Okay, okay I’ve never really thought they were life sucking creatures, but I needed a good description to go with the picture. However, as any parent of a teen knows the other adjectives are actually fairly normal thoughts associated with raising a young adult, but it’s the whole raging hormone thing that is usually the culprit.

Tonight hormones can not be blamed for anything negative. That’s because they may have contributed to something positive.  They may have helped create  a competitive edge.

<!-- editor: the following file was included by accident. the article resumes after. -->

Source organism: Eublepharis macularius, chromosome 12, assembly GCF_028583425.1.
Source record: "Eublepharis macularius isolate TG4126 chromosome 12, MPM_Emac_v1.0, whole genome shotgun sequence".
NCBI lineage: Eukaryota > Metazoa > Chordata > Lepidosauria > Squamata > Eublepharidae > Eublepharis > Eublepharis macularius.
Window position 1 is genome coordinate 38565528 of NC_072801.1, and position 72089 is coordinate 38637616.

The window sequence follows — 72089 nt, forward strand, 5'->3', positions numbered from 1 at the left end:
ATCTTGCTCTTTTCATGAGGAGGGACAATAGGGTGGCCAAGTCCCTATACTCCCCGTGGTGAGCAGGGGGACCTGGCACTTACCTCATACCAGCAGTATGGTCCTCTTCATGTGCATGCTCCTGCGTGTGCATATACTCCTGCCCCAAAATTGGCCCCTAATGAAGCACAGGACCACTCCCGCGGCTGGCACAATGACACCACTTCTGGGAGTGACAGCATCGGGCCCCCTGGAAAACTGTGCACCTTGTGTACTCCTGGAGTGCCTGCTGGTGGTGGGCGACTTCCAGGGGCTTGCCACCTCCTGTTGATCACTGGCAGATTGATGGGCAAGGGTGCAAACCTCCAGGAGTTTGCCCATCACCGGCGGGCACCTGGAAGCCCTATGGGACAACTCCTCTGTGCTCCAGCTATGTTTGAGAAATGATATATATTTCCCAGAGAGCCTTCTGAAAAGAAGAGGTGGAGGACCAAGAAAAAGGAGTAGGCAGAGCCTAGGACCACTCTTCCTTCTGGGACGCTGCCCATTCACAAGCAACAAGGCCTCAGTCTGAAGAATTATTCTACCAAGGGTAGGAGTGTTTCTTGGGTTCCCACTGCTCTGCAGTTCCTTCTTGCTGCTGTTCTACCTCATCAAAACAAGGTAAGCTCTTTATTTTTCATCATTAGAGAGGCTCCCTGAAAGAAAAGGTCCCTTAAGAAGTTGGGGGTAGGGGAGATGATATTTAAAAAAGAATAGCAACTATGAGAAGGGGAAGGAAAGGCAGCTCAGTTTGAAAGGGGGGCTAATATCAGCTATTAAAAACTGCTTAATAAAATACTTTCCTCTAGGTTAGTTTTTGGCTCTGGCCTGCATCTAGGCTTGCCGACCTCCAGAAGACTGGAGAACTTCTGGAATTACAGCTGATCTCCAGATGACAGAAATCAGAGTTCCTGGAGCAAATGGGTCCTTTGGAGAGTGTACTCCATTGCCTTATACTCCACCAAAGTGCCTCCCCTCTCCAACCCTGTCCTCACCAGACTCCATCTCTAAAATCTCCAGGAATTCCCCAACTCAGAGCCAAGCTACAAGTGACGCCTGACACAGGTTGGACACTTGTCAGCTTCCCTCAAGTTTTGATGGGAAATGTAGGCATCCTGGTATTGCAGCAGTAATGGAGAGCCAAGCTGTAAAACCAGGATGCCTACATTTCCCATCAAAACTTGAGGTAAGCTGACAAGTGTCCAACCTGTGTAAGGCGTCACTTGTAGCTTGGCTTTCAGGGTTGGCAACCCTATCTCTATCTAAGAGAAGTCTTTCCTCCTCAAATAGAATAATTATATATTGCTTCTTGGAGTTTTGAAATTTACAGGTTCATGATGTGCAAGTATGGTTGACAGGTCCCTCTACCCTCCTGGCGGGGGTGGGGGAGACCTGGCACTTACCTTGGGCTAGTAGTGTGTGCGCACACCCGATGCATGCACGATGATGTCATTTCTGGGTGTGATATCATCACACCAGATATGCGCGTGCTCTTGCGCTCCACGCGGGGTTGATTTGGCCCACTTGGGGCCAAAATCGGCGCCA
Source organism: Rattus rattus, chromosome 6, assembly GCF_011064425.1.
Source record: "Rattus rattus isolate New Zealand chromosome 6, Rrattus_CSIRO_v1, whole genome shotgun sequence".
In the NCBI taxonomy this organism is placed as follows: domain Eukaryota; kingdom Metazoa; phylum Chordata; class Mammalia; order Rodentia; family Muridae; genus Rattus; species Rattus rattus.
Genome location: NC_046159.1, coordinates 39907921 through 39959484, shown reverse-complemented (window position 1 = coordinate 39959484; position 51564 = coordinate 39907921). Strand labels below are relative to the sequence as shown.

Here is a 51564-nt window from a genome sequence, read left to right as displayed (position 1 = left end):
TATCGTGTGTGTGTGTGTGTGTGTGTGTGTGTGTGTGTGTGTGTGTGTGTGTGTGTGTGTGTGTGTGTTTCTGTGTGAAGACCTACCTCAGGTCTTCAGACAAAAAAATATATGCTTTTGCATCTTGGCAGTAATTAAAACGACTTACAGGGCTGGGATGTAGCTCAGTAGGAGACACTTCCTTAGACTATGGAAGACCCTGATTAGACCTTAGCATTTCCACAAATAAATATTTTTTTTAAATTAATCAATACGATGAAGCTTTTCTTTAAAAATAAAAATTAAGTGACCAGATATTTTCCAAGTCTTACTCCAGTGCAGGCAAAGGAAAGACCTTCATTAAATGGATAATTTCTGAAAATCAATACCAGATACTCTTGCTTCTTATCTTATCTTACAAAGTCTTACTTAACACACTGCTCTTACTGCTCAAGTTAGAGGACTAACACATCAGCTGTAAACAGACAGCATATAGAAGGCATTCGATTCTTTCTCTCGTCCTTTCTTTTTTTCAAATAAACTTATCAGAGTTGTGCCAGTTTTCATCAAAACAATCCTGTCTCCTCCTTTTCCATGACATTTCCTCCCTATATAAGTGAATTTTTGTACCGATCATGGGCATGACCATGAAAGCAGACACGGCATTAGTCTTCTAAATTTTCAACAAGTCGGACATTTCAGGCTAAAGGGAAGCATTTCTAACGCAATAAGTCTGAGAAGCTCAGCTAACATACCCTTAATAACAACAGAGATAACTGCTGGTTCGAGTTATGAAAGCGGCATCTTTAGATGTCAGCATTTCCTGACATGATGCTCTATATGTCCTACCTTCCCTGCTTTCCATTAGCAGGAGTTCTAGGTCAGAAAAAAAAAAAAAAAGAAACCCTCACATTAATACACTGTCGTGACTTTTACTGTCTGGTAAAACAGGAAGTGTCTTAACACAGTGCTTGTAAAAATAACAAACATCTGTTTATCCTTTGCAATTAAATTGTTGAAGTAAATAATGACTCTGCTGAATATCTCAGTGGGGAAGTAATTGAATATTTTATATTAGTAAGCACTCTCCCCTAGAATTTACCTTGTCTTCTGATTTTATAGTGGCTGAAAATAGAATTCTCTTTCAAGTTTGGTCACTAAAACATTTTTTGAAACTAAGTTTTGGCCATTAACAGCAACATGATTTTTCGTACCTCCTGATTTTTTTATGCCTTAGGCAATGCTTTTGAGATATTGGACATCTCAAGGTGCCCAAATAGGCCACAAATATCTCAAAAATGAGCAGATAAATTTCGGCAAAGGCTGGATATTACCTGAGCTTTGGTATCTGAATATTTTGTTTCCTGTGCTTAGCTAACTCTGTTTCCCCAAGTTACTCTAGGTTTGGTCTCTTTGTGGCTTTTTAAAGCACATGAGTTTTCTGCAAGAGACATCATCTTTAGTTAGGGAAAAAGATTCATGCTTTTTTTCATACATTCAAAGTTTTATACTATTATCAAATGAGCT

Two of my teens are attending a debate class. I’ve actually been a little concerned about their attention to detail level. Partially because many of the other parents know exactly what is going on at all times.  Plus partially because I know my teens.  Of course the reason their parents know everything is because they attend every single meeting with their children.   I on the other hand sit in my vehicle and quietly wait.  There’s three reasons for my seemingly uninterested attitude.  Number 1, I have my own homework to complete within the scope of my graduate studies.  Number 2, I don’t want my teens to think they have to have a parent with them at all times.  One of these days they will no loner be teens and I don’t want to be viewed as a pacifier.  Number 3 is kind of related to number 2, I simply want my teens to learn how to take notes and relay information to me about their needs.  If they do not responsibly and accurately take notes then they must suffer the consequences.  One of those consequences is embarrassment, another consequence could be a poor grade.  Both lessons teach a form of self responsibility that only a life lesson can teach, and believe me when I say that all of my teens have had to learn these lessons.